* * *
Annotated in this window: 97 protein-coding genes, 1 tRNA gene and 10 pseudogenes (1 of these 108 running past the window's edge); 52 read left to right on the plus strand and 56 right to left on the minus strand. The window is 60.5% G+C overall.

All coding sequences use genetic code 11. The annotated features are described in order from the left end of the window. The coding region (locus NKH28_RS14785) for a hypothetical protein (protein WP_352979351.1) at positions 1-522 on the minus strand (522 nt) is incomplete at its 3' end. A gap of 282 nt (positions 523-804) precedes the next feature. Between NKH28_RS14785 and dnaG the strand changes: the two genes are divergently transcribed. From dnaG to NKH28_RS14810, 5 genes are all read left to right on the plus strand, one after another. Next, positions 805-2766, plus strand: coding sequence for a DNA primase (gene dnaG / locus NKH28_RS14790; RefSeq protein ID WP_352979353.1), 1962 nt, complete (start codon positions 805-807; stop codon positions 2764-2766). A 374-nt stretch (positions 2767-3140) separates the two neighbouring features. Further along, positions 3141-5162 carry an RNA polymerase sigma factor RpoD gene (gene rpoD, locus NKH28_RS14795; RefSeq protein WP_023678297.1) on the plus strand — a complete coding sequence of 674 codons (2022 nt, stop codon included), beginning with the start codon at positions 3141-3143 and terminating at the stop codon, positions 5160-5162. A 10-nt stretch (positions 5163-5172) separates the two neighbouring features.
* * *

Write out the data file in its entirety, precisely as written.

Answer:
Annotated in this window: 97 protein-coding genes, 1 tRNA gene and 10 pseudogenes (1 of these 108 running past the window's edge); 52 read left to right on the plus strand and 56 right to left on the minus strand. The window is 60.5% G+C overall.

All coding sequences use genetic code 11. The annotated features are described in order from the left end of the window. The coding region (locus NKH28_RS14785) for a hypothetical protein (protein WP_352979351.1) at positions 1-522 on the minus strand (522 nt) is incomplete at its 3' end. A gap of 282 nt (positions 523-804) precedes the next feature. Between NKH28_RS14785 and dnaG the strand changes: the two genes are divergently transcribed. From dnaG to NKH28_RS14810, 5 genes are all read left to right on the plus strand, one after another. Next, positions 805-2766, plus strand: coding sequence for a DNA primase (gene dnaG / locus NKH28_RS14790; RefSeq protein ID WP_352979353.1), 1962 nt, complete (start codon positions 805-807; stop codon positions 2764-2766). A 374-nt stretch (positions 2767-3140) separates the two neighbouring features. Further along, positions 3141-5162 carry an RNA polymerase sigma factor RpoD gene (gene rpoD, locus NKH28_RS14795; RefSeq protein WP_023678297.1) on the plus strand — a complete coding sequence of 674 codons (2022 nt, stop codon included), beginning with the start codon at positions 3141-3143 and terminating at the stop codon, positions 5160-5162. A 10-nt stretch (positions 5163-5172) separates the two neighbouring features.